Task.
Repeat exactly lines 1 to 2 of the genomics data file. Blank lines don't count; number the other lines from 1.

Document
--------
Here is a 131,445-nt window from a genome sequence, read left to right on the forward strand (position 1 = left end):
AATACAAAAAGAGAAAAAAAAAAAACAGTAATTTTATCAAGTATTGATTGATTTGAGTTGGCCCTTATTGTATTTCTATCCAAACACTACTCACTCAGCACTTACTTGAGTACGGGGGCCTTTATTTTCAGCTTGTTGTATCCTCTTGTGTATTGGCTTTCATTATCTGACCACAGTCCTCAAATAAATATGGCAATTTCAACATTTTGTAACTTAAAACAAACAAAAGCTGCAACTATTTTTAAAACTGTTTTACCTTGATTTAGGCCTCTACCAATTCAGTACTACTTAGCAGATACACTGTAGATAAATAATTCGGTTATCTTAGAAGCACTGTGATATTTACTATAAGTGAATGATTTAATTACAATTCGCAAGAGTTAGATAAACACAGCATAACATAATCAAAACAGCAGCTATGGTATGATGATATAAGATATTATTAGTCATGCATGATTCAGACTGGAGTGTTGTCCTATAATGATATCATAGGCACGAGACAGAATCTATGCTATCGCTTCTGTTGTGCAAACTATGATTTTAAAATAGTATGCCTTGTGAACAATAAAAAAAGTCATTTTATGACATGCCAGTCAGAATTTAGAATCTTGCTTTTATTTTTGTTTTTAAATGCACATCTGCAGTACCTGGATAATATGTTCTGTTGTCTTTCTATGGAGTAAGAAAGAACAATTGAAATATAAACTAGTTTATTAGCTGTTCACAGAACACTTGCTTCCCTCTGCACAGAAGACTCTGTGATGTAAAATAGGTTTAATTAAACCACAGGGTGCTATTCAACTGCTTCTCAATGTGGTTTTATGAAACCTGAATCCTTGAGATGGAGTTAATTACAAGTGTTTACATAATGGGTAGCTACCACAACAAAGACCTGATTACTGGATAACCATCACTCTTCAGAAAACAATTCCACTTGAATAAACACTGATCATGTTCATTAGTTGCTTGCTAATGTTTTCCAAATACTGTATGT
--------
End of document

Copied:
Here is a 131,445-nt window from a genome sequence, read left to right on the forward strand (position 1 = left end):
AATACAAAAAGAGAAAAAAAAAAAACAGTAATTTTATCAAGTATTGATTGATTTGAGTTGGCCCTTATTGTATTTCTATCCAAACACTACTCACTCAGCACTTACTTGAGTACGGGGGCCTTTATTTTCAGCTTGTTGTATCCTCTTGTGTATTGGCTTTCATTATCTGACCACAGTCCTCAAATAAATATGGCAATTTCAACATTTTGTAACTTAAAACAAACAAAAGCTGCAACTATTTTTAAAACTGTTTTACCTTGATTTAGGCCTCTACCAATTCAGTACTACTTAGCAGATACACTGTAGATAAATAATTCGGTTATCTTAGAAGCACTGTGATATTTACTATAAGTGAATGATTTAATTACAATTCGCAAGAGTTAGATAAACACAGCATAACATAATCAAAACAGCAGCTATGGTATGATGATATAAGATATTATTAGTCATGCATGATTCAGACTGGAGTGTTGTCCTATAATGATATCATAGGCACGAGACAGAATCTATGCTATCGCTTCTGTTGTGCAAACTATGATTTTAAAATAGTATGCCTTGTGAACAATAAAAAAAGTCATTTTATGACATGCCAGTCAGAATTTAGAATCTTGCTTTTATTTTTGTTTTTAAATGCACATCTGCAGTACCTGGATAATATGTTCTGTTGTCTTTCTATGGAGTAAGAAAGAACAATTGAAATATAAACTAGTTTATTAGCTGTTCACAGAACACTTGCTTCCCTCTGCACAGAAGACTCTGTGATGTAAAATAGGTTTAATTAAACCACAGGGTGCTATTCAACTGCTTCTCAATGTGGTTTTATGAAACCTGAATCCTTGAGATGGAGTTAATTACAAGTGTTTACATAATGGGTAGCTACCACAACAAAGACCTGATTACTGGATAACCATCACTCTTCAGAAAACAATTCCACTTGAATAAACACTGATCATGTTCATTAGTTGCTTGCTAATGTTTTCCAAATACTGTATGT